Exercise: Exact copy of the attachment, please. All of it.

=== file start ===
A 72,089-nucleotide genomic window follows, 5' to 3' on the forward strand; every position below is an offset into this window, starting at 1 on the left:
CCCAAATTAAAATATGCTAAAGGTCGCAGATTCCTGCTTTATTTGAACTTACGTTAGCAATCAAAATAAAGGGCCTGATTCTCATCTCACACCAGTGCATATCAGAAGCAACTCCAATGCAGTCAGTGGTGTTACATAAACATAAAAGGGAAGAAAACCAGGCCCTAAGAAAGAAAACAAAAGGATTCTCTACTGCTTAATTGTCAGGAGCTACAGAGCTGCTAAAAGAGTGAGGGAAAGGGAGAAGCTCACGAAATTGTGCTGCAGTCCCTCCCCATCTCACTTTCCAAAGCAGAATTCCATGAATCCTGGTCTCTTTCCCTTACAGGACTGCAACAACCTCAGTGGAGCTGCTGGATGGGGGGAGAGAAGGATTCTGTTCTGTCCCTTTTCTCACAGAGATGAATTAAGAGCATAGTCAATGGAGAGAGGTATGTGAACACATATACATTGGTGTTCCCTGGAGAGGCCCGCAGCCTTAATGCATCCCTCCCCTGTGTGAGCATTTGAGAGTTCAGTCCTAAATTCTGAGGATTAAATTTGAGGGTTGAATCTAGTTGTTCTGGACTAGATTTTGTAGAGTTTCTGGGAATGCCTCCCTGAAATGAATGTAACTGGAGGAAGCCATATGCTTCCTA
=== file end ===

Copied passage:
A 72,089-nucleotide genomic window follows, 5' to 3' on the forward strand; every position below is an offset into this window, starting at 1 on the left:
CCCAAATTAAAATATGCTAAAGGTCGCAGATTCCTGCTTTATTTGAACTTACGTTAGCAATCAAAATAAAGGGCCTGATTCTCATCTCACACCAGTGCATATCAGAAGCAACTCCAATGCAGTCAGTGGTGTTACATAAACATAAAAGGGAAGAAAACCAGGCCCTAAGAAAGAAAACAAAAGGATTCTCTACTGCTTAATTGTCAGGAGCTACAGAGCTGCTAAAAGAGTGAGGGAAAGGGAGAAGCTCACGAAATTGTGCTGCAGTCCCTCCCCATCTCACTTTCCAAAGCAGAATTCCATGAATCCTGGTCTCTTTCCCTTACAGGACTGCAACAACCTCAGTGGAGCTGCTGGATGGGGGGAGAGAAGGATTCTGTTCTGTCCCTTTTCTCACAGAGATGAATTAAGAGCATAGTCAATGGAGAGAGGTATGTGAACACATATACATTGGTGTTCCCTGGAGAGGCCCGCAGCCTTAATGCATCCCTCCCCTGTGTGAGCATTTGAGAGTTCAGTCCTAAATTCTGAGGATTAAATTTGAGGGTTGAATCTAGTTGTTCTGGACTAGATTTTGTAGAGTTTCTGGGAATGCCTCCCTGAAATGAATGTAACTGGAGGAAGCCATATGCTTCCTA